Health IT

Cleveland Clinic will school IBM’s Watson on medicine in new partnership

Supercomputer and former Jeopardy! contestant Watson is the focus of a new Cleveland Clinic-IBM partnership that will teach Watson about medicine and help it become a clinical decision support tool for future doctors.

IBM announced today that a team of researchers will work with physicians, faculty and medical students at the Cleveland Clinic Lerner College of Medicine of Case Western Reserve University to enhance the Watson technology with medical knowledge. At the same time, it will also help medical students learn to think critically and rationally about medical diagnoses and treatments.

The idea is that Watson can be fed with medical information and research — more than even the best doctor could keep in his head — and can use that information to connect the dots within a medical case. For example, it could read symptoms, medical history and lab results from a patient’s EMR and use its knowledge and algorithms to find a likely diagnosis or treatment for that patient.


But the project hopes to move Watson beyond the Jeopardy! version of itself that just provided answers to questions. With this program, called WatsonPaths, the reasoning behind Watson’s answer is presented in the form of inference graphs that visually map out the evidence the computer used to come to its answer.

“Ultimately, we look at Watson as a tool that helps a decision-maker,” said David Ferrucci, the principal investigator of the Watson project, who demoed and discussed the program with CCLCM faculty at the Medical Innovation Summit today.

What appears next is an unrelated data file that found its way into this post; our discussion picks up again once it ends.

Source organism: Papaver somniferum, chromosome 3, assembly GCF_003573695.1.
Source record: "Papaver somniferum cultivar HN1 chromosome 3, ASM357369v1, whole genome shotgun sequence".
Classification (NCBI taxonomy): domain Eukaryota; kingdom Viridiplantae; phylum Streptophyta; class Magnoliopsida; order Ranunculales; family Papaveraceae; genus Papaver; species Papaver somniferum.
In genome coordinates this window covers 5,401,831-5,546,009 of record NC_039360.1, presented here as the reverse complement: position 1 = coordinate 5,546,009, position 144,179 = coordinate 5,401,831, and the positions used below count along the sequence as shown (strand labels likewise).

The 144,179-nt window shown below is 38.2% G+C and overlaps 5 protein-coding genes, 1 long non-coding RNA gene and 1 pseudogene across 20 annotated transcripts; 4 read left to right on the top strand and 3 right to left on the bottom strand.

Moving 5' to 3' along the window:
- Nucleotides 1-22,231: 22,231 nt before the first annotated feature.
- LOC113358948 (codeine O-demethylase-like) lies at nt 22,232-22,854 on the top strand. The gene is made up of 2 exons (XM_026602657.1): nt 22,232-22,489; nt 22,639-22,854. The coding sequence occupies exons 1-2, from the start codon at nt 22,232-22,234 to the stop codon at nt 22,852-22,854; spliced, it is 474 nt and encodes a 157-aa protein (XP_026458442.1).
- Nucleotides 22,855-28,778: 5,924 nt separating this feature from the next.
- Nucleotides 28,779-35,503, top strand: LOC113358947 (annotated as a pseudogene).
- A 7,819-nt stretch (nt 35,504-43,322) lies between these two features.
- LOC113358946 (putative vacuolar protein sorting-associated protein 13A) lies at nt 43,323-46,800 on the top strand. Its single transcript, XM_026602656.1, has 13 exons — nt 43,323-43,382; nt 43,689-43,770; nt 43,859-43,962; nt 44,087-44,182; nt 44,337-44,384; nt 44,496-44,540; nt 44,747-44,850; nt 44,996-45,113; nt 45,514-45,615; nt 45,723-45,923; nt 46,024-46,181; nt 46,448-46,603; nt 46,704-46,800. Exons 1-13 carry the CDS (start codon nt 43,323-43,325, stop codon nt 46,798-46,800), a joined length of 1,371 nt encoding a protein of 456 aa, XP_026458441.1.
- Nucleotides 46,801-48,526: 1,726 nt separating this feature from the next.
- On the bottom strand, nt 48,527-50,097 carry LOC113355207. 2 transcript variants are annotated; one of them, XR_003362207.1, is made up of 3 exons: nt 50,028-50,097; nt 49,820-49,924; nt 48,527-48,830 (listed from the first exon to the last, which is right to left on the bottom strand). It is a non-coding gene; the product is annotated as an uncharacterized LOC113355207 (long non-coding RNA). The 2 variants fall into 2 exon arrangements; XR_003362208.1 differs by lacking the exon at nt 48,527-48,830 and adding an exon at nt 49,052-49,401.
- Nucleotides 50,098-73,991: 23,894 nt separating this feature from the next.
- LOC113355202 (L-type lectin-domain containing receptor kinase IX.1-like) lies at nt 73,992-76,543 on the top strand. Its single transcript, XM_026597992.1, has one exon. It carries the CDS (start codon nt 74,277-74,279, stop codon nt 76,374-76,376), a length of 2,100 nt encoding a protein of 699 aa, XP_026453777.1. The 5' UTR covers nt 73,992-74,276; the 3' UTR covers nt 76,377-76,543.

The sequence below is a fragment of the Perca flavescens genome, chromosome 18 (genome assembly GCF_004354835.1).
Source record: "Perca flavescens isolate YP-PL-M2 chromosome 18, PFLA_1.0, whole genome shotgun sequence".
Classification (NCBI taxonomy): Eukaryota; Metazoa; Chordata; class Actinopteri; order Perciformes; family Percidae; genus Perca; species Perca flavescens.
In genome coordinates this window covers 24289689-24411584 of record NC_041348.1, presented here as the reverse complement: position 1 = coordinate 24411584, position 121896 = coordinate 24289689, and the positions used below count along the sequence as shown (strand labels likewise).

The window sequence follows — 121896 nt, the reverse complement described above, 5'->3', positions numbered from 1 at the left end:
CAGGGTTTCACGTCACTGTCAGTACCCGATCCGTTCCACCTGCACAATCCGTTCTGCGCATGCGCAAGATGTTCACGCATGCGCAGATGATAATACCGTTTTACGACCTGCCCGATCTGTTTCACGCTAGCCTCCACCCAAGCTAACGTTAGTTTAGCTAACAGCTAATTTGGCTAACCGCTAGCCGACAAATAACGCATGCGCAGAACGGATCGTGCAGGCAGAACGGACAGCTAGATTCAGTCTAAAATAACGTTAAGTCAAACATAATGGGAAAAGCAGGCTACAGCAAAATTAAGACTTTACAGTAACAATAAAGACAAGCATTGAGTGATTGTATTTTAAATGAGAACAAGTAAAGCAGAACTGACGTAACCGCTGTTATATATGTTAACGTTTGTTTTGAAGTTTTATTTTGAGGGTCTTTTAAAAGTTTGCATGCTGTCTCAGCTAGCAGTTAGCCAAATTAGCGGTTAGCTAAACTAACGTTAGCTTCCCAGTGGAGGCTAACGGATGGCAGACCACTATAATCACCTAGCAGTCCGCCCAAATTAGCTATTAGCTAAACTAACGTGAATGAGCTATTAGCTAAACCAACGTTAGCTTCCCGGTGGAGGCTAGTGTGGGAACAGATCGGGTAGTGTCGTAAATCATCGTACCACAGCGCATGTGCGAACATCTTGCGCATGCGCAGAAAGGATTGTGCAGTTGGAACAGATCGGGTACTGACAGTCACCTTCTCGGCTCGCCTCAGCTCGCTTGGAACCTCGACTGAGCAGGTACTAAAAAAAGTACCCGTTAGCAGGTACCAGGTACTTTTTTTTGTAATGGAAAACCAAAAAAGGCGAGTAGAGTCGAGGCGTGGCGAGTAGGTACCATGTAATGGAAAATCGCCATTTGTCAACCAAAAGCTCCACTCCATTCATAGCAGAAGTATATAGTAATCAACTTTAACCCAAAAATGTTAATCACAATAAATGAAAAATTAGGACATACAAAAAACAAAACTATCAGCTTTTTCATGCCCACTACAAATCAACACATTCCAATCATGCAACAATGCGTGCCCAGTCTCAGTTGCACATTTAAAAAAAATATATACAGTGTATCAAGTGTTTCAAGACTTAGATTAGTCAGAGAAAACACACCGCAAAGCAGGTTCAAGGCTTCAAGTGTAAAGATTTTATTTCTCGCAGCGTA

In return, students and clinicians provide feedback to Watson, who learns and uses that feedback in later analyses. As the first milestone of this project, Watson will take the U.S. Medical Licensing Exam, Ferrucci said.

It’s all being done with the goal of helping physicians — both current and future — move away from memorization and instead use critical, evidence-based thinking to come to decisions.

“You get the computer to do what it does best, and get the human to do what it does best, and see if the collaboration can create the best outcomes,” Ferrucci said.

It’s a cool concept, but no one’s expecting Watson to replace doctors, even years from now. “The human element of medicine will never disappear,” said Jim Young, executive dean of the Education Institute at the Clinic. “(Watson) lets the professional link the knowledge base to what some people call the art of medicine.”

But down the line, Watson could have more applications beyond the classroom and in the clinic.

“I think about Watson almost as a facilitator between the physician and the patient,” Ferrucci said. “When you see these options laid out before you, it makes things more transparent and it helps build more confidence that you’re not being left out of the process.”

Or, in a nutshell, it could help enable what patients and physicians really want — a personalized care plan, said James Stoller, chair of the Education Institute. “That’s beyond the first level, but at its best, this thing would help form fabulous seasoned clinical decisions.”

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